TABLE 1. Demographic Information and Clinical Measures for Expansion-Positive and Expansion-Negative Participants
TABLE 2. Frontal System Behavior Scale (FrSBe) Scores for Expansion-Positive and Expansion-Negative Participants
TABLE 3. Individual Frontal System Behavior Scale (FrSBe) Items as Rated by Participants
TABLE 4. Individual Frontal System Behavior Scale (FrSBe) Items as Rated by Companions
TABLE 5. Relationships Between Cognitive Scores and Participant or Companion Frontal System Behavior Scale (FrSBe) Total Scores
 
FIGURE 1. Relationship Between Probability of Diagnosis Within 5 Years and FrSBe Total Score for Participants

y axis=FrSBe total score rated by participants, with higher score indicating more frontal behaviors. x axis=probability of Huntington's disease diagnosis within next 5 years based on Langbehn et al.32 Black line represents regression line and gray lines represent 95% confidence intervals.

 
FIGURE 2. Relationship Between Probability of Diagnosis Within 5 Years and FrSBe Total Score for Companions

y axis=FrSBe total score as rated by companions, with higher score indicating more frontal behaviors. x axis=probability of Huntington's disease diagnosis within the next 5 years based on Langbehn et al.32 Black line represents regression line and gray lines represent 95% confidence intervals.

 
FIGURE 3. Relationship Between Probability of Diagnosis Within 5 Years and FrSBe Total Difference Score (Participant Score Companion Score)

y axis=difference score for FrSBe total score (participant score companion score), with higher score indicating participant is rating more frontal behaviors and lower score indicating companion is rating more frontal behaviors. x axis=probability of Huntington's disease diagnosis within the next 5 years based on Langbehn et al.32 Black line represents regression line and gray lines represent 95% confidence intervals.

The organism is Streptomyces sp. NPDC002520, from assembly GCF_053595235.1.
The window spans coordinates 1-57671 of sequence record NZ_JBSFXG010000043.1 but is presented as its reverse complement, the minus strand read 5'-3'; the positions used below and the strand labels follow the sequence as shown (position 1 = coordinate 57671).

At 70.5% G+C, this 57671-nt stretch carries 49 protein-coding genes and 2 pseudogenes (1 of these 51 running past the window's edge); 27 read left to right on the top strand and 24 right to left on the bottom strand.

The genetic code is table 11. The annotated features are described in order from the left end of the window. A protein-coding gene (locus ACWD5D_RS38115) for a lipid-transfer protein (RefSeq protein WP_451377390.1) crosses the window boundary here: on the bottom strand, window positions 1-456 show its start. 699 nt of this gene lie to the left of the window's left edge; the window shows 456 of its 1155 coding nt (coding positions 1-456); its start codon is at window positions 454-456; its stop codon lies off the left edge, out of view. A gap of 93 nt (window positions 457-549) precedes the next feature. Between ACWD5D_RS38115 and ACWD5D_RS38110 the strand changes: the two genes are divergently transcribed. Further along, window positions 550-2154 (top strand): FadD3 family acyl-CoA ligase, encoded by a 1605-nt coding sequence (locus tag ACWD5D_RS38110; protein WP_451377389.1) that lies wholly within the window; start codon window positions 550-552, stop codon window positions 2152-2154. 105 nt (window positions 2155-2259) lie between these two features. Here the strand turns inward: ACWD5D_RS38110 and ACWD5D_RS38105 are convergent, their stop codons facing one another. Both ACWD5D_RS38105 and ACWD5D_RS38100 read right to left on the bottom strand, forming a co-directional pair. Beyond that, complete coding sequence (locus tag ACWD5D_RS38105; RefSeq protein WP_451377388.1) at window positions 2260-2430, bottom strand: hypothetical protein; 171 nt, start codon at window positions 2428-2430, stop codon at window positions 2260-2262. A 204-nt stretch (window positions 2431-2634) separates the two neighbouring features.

This research is supported by the NIH, National Institute of Neurological Disorders and Stroke (NS440068), NIMH (MH01579), The Roy J. and Lucille Carver Trust, the Howard Hughes Medical Institute, the Huntington’s Disease Society of America, the Huntington’s Society of Canada, the Hereditary Disease Foundation, and the High Q Foundation.

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Paulsen JS: Understanding Behavior in Huntington’s Disease. New York, Huntington’s Disease Society of America, 1999
 
.
Aylward EH, Anderson NB, Bylsma FW, et al: Frontal lobe volume in patients with Huntington’s disease. Neurology 1998; 50:252–258
 
.
Bonelli RM, Cummings JL: Frontal-subcortical dementias. Neurologist 2008; 14:100–107
 
.
Schmidtke K, Manner H, Kaufmann R, Schmolck H: Cognitive procedural learning in patients with fronto-striatal lesions. Learn Mem 2002; 9:419–429
 
.
Rosas HD, Salat DH, Lee SY, et al: Cerebral cortex and the clinical expression of Huntington’s disease: complexity and heterogeneity. Brain 2008; 131(part 4):1057–1068
 
.
Wolf RC, Vasic N, Schonfeldt-Lecuona C, et al: Cortical dysfunction in patients with Huntington’s disease during working memory performance. Hum Brain Mapp 2009; 30:327–339
 
.
Baudic S, Maison P, Dolbeau G, et al: Cognitive impairment related to apathy in early Huntington’s disease. Dement Geriatr Cogn Disord 2006; 21(5–6):316–321
 
.
Thompson JC, Snowden JS, Craufurd D, et al: Behavior in Huntington’s disease: dissociating cognition-based and mood-based changes. J Neuropsychiatry Clin Neurosci 2002; 14:37–43
 
.
Hamilton JM, Salmon DP, Corey-Bloom J, et al: Behavioural abnormalities contribute to functional decline in Huntington’s disease. J Neurol Neurosurg Psychiatry 2003; 74:120–122
 
.
Stout JC, Ready RE, Grace J, et al: Factor analysis of the Frontal Systems Behavior Scale (FrSBe). Assessment 2003; 10:79–85
 
.
Paulsen JS, Ready RE, Hamilton JM, et al: Neuropsychiatric aspects of Huntington’s disease. J Neurol Neurosurg Psychiatry 2001; 71:310–314
 
.
Stout JC, Rodawalt WC, Siemers ER: Risky decision making in Huntington’s disease. J Int Neuropsychol Soc 2001; 7:92–101
 
.
Snowden JS, Craufurd D, Griffiths HL, et al: Awareness of involuntary movements in Huntington disease. Arch Neurol 1998; 55:801–805
 
.
Hoth KF, Paulsen JS, Moser DJ, et al: Patients with Huntington’s disease have impaired awareness of cognitive, emotional, and functional abilities. J Clin Exp Neuropsychol 2007; 29:365–376
 
.
Chatterjee A, Anderson KE, Moskowitz CB, et al: A comparison of self-report and caregiver assessment of depression, apathy, and irritability in Huntington’s disease. J Neuropsychiatry Clin Neurosci 2005; 17:378–383
 
.
Deckel AW, Morrison D: Evidence of a neurologically based “denial of illness” in patients with Huntington’s disease. Arch Clin Neuropsychol 1996; 11:295–302
 
.
Aylward EH, Codori AM, Barta PE, et al: Basal ganglia volume and proximity to onset in presymptomatic Huntington disease. Arch Neurol 1996; 53:1293–1296